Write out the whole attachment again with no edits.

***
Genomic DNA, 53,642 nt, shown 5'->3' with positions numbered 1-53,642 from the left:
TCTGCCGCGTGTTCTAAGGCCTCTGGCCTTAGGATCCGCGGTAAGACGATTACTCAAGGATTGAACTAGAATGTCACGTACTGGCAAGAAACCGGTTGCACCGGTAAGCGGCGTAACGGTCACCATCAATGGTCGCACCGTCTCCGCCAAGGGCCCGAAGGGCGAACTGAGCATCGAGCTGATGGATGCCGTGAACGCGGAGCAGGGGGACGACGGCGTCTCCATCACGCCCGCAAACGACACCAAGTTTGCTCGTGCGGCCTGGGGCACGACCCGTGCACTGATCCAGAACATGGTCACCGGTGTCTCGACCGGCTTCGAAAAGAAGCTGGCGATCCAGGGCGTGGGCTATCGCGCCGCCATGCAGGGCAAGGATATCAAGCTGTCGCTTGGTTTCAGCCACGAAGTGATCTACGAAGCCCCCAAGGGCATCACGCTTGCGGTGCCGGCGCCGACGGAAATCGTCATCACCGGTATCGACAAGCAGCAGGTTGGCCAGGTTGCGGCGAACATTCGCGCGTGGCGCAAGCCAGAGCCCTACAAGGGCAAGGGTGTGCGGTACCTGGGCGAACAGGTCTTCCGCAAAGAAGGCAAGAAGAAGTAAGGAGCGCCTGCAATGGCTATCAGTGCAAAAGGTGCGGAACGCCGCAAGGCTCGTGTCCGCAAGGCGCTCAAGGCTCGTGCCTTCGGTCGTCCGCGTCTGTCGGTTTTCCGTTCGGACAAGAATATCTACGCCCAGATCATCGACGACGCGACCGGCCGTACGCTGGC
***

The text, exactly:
Genomic DNA, 53,642 nt, shown 5'->3' with positions numbered 1-53,642 from the left:
TCTGCCGCGTGTTCTAAGGCCTCTGGCCTTAGGATCCGCGGTAAGACGATTACTCAAGGATTGAACTAGAATGTCACGTACTGGCAAGAAACCGGTTGCACCGGTAAGCGGCGTAACGGTCACCATCAATGGTCGCACCGTCTCCGCCAAGGGCCCGAAGGGCGAACTGAGCATCGAGCTGATGGATGCCGTGAACGCGGAGCAGGGGGACGACGGCGTCTCCATCACGCCCGCAAACGACACCAAGTTTGCTCGTGCGGCCTGGGGCACGACCCGTGCACTGATCCAGAACATGGTCACCGGTGTCTCGACCGGCTTCGAAAAGAAGCTGGCGATCCAGGGCGTGGGCTATCGCGCCGCCATGCAGGGCAAGGATATCAAGCTGTCGCTTGGTTTCAGCCACGAAGTGATCTACGAAGCCCCCAAGGGCATCACGCTTGCGGTGCCGGCGCCGACGGAAATCGTCATCACCGGTATCGACAAGCAGCAGGTTGGCCAGGTTGCGGCGAACATTCGCGCGTGGCGCAAGCCAGAGCCCTACAAGGGCAAGGGTGTGCGGTACCTGGGCGAACAGGTCTTCCGCAAAGAAGGCAAGAAGAAGTAAGGAGCGCCTGCAATGGCTATCAGTGCAAAAGGTGCGGAACGCCGCAAGGCTCGTGTCCGCAAGGCGCTCAAGGCTCGTGCCTTCGGTCGTCCGCGTCTGTCGGTTTTCCGTTCGGACAAGAATATCTACGCCCAGATCATCGACGACGCGACCGGCCGTACGCTGGC